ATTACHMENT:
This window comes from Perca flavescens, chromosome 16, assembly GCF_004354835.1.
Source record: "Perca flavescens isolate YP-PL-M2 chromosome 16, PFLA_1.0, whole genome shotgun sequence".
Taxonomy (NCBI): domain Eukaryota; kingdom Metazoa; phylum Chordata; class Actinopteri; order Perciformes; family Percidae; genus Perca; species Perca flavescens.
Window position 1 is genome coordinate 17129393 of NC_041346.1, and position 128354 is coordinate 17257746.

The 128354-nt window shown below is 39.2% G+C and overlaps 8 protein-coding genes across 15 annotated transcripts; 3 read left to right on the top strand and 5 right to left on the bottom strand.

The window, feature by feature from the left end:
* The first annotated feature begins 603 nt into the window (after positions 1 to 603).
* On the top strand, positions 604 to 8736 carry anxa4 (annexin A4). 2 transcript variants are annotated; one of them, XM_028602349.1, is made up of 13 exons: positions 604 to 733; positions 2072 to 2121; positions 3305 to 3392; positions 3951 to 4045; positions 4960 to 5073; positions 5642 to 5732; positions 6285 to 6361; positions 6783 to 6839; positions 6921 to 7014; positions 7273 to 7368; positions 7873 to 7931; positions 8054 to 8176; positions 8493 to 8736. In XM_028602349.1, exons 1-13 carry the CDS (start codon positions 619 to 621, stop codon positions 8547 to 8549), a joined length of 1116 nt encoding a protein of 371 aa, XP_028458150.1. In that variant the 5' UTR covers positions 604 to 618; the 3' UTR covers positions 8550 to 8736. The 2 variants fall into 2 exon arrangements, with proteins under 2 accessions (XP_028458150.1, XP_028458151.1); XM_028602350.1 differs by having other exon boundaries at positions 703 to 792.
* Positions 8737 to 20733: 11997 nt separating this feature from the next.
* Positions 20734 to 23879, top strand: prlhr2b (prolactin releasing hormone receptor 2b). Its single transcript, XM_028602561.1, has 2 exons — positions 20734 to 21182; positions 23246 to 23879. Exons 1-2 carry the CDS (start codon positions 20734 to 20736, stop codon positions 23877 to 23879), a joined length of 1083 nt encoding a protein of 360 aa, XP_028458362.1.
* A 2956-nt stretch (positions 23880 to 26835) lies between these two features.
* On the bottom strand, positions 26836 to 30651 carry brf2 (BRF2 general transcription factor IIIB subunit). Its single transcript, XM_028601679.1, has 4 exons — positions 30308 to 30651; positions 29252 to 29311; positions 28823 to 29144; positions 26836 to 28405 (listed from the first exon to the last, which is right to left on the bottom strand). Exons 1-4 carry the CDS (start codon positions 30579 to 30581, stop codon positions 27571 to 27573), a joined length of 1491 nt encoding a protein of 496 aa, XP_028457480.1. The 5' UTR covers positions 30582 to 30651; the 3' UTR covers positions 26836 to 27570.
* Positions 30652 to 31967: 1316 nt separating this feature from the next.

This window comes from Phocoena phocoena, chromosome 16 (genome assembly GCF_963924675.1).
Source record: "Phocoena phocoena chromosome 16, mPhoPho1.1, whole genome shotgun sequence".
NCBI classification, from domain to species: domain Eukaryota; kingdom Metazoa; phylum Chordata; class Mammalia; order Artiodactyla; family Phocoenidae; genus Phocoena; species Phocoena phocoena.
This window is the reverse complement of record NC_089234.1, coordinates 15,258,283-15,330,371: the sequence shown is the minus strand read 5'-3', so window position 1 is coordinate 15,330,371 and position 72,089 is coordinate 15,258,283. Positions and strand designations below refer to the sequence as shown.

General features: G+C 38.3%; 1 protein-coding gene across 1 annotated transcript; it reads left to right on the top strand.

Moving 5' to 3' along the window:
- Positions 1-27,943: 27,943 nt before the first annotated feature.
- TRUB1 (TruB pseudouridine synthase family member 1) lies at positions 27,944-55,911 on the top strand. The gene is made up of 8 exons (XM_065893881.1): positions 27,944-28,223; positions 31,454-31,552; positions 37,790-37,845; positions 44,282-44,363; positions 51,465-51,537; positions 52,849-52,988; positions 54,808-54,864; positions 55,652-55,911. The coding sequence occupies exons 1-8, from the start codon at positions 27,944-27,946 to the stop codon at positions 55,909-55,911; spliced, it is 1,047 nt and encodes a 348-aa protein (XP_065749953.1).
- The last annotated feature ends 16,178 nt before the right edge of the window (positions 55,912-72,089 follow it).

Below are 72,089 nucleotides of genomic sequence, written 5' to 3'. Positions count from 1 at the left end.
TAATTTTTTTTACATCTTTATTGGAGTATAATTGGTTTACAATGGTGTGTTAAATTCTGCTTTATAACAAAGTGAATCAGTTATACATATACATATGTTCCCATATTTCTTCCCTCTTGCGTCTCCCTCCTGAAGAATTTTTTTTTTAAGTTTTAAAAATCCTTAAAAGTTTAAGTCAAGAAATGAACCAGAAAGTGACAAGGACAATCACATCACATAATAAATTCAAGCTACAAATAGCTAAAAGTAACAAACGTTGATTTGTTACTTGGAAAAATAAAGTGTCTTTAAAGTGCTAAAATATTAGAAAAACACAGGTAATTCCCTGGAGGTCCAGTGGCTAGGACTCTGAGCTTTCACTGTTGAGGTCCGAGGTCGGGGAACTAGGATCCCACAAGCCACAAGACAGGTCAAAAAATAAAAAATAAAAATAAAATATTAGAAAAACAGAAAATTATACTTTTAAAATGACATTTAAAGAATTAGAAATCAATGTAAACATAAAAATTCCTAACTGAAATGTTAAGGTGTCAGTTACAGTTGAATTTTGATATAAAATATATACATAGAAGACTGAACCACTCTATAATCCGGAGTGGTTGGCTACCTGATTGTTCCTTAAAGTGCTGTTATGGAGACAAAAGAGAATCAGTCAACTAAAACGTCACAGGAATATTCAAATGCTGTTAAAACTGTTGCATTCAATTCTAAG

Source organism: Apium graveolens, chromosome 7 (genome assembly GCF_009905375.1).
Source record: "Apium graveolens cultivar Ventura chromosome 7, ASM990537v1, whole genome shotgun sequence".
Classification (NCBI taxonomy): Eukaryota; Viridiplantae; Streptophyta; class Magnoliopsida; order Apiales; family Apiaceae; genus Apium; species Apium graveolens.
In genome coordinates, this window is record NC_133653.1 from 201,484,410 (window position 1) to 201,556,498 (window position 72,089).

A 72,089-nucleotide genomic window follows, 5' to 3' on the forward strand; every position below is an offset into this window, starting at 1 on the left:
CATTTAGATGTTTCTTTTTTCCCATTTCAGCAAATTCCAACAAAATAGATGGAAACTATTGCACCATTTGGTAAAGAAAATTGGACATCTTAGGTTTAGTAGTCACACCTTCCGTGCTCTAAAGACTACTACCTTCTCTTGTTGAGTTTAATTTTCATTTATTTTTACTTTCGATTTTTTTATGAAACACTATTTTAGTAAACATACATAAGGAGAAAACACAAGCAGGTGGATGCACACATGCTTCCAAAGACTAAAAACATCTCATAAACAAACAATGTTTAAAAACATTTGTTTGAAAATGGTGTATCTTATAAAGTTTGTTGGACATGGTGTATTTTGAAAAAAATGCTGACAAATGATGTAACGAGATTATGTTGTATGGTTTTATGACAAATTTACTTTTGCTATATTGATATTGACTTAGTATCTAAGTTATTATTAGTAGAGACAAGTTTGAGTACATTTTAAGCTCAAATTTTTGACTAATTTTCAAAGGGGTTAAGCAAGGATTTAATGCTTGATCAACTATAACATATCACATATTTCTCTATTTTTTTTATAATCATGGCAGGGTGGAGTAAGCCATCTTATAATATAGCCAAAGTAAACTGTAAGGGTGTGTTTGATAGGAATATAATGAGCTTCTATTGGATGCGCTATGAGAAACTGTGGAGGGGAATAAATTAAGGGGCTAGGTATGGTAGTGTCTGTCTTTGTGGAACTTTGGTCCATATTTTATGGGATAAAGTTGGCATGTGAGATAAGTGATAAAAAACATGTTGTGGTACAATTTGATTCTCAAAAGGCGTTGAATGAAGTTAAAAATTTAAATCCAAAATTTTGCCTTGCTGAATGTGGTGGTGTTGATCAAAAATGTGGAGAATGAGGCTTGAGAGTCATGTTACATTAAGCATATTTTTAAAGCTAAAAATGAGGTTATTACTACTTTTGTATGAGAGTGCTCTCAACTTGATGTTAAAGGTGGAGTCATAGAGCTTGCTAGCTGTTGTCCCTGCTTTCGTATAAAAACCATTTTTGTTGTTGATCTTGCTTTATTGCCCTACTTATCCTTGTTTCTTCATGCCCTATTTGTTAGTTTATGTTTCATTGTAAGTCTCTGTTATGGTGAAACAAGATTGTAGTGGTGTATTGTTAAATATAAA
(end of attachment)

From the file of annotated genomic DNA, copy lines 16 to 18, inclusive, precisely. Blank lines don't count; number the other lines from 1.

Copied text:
NCBI classification, from domain to species: domain Eukaryota; kingdom Metazoa; phylum Chordata; class Mammalia; order Artiodactyla; family Phocoenidae; genus Phocoena; species Phocoena phocoena.
This window is the reverse complement of record NC_089234.1, coordinates 15,258,283-15,330,371: the sequence shown is the minus strand read 5'-3', so window position 1 is coordinate 15,330,371 and position 72,089 is coordinate 15,258,283. Positions and strand designations below refer to the sequence as shown.

General features: G+C 38.3%; 1 protein-coding gene across 1 annotated transcript; it reads left to right on the top strand.